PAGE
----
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The Vikings

From around the year 800 Vikings were raiding along the Kent coast. They first attacked Canterbury in 851 when they were spending the winter on the Isle of Thanet. In 1009 the city of Canterbury made a Danegeld payment of £3000 to Thorkell the Tall. In 1011 after a long siege the Vikings captured the whole city and took Alphege, the Archbishop of Canterbury, hostage. Alphege was held prisoner for a year but forbade anyone to pay his ransom.

 

The Vikings raided places where they believed there were riches to steal. Monasteries were therefore often targeted. We can see evidence of just how wealthy and skilled some people were in Canterbury, particularly at the monasteries, when we look at items that have been found here that date from this time in history.

Danegeld

Danegeld was a tax raised by English kings. It was paid to the Vikings on the promise they would not invade.

Siege

A siege is a military tactic where an enemy surrounds a town or building, cutting off essential supplies, with the aim of making those inside surrender.

Who Was?

Archbishop Alphege
(b. 953 – d. 1012)

Alphege was the Archbishop of Canterbury from 1006 to 1012, a time at which vikings were raiding the area. Alphege was killed on Easter Day. Some accounts say that the Vikings, who were drunk from a feast, pelted him with animal bones. It is believed that as he was dying from his injuries a soldier killed him with a blow from an axe to his head. Some people have interpreted this as an act of mercy. At first the Vikings refused to release Alphege’s body for burial but then a miracle happened – a dead stick which had been covered in Alphege’s blood began to flower. He was buried in honour at St Paul’s Cathedral in London and many pilgrims went to visit the tomb. In 1023 a Viking called King Canute, who was also King of England, had Alphege’s body moved back to Canterbury as a way of saying sorry for his death. After his death, he was canonised in 1068.

Stained Glass Window showing archbishop Alphege. Not a contemporary image. – Canterbury Cathedral, Nt IX

Canonisation

To be made a saint.

What does the story of Archbishop Alphege tell us about the religious beliefs of the Vikings?

The term Viking refers to all the pagan peoples of Scandinavia who spoke a Germanic language called Old Norse. They lived in Denmark, Norway and Sweden and were mostly farmers, fisherpeople and hunters. They traded regularly with the rest of mainland Europe. Restricted by the natural resources available in their homelands they came to England in search of better farmland.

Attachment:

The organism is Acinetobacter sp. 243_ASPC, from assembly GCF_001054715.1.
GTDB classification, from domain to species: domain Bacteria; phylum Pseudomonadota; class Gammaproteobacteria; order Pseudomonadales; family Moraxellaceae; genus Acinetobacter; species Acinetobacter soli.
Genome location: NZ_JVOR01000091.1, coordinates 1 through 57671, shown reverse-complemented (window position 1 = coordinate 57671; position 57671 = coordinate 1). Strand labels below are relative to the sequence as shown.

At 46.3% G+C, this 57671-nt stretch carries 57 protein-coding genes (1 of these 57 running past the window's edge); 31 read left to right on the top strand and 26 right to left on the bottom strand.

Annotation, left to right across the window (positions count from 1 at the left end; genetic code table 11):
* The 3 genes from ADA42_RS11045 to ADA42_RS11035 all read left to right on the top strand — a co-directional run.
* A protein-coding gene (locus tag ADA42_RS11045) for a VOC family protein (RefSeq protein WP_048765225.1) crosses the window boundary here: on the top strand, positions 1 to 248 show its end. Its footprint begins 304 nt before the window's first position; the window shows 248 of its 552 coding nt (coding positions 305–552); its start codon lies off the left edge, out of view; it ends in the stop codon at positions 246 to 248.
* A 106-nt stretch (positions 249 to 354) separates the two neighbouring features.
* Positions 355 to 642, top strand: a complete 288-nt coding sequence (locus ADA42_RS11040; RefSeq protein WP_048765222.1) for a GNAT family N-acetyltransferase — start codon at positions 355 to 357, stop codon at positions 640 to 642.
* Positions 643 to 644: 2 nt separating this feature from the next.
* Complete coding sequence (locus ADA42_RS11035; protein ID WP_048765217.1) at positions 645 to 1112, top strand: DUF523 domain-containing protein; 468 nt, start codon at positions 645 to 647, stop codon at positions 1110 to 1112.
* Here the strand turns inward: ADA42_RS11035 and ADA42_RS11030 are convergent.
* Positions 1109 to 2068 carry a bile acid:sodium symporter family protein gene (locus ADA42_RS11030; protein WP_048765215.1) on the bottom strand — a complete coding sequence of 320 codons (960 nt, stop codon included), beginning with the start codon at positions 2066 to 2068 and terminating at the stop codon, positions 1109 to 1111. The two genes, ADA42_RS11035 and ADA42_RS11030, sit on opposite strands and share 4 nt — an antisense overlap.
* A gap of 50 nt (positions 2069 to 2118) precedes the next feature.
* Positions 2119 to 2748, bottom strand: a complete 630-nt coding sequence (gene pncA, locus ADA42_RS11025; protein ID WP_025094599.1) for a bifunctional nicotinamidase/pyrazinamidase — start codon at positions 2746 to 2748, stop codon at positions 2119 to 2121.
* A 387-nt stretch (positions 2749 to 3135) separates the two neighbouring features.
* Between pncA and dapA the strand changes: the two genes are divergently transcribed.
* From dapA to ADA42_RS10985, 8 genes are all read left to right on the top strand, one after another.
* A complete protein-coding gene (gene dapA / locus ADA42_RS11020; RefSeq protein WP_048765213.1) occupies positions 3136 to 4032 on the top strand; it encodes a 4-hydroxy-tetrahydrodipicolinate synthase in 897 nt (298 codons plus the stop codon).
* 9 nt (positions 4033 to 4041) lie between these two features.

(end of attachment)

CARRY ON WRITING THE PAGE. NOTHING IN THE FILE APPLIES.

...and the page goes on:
Anglo-Saxon Chronicle

Much of our knowledge of the Viking raids on Canterbury comes from the Anglo-Saxon Chronicle. The Anglo-Saxon Chronicle was a year-by-year account of events in England begun in the eighth century by an English King called Alfred and later continued by others. It was written by monks. There are many copies of the Anglo-Saxon Chronicle and they all have slightly different accounts of what happened.

This image shows a manuscript page from the Anglo Saxon Chronicle

When they had explored the borough completely, they went to their ships and took the Archbishop with them

– Anglo-Saxon Chronicle

Can you research who wrote the Anglo-Saxon chronicles? Based on this, would you say that the representation of the Viking raids on Canterbury in the Anglo-Saxon chronicle is a fair or accurate account? What do you think the Vikings would have written?

Why might a monk writing an account in Britain, Normandy or Ireland want to show the Vikings in a negative light?

To see at the cathedral

North Quire Aisle

Alphege windows

High up above the Bible window are three twelfth century roundels telling the story of the Viking siege of Canterbury and the subsequent taking of Alphege. The top roundel shows the Vikings besieging Canterbury. The bottom right hand roundel shows Alphege trying to stop the Viking attack. The bottom left hand roundel shows Alphege captured being taken away on a Viking ship. There are thought to have originally been three further roundels which completed the story

Quire

Location of the tomb of Alphege

After his death, the body of Alphege was brought back to Canterbury. His shrine (a place believed to be holy because of its association with a person or event) was next to the high altar. An inscription now marks the place.

Chapter House

East and West Window

In the East Window (1896) you can see Alphege as Archbishop. In the West Window (1903) there is a depiction of his murder.

A Walk Through Time activity sheets

Click here to find a programme of curriculum linked classroom activities and resources to support the ‘A walk through time’ resource.

Download activity sheets

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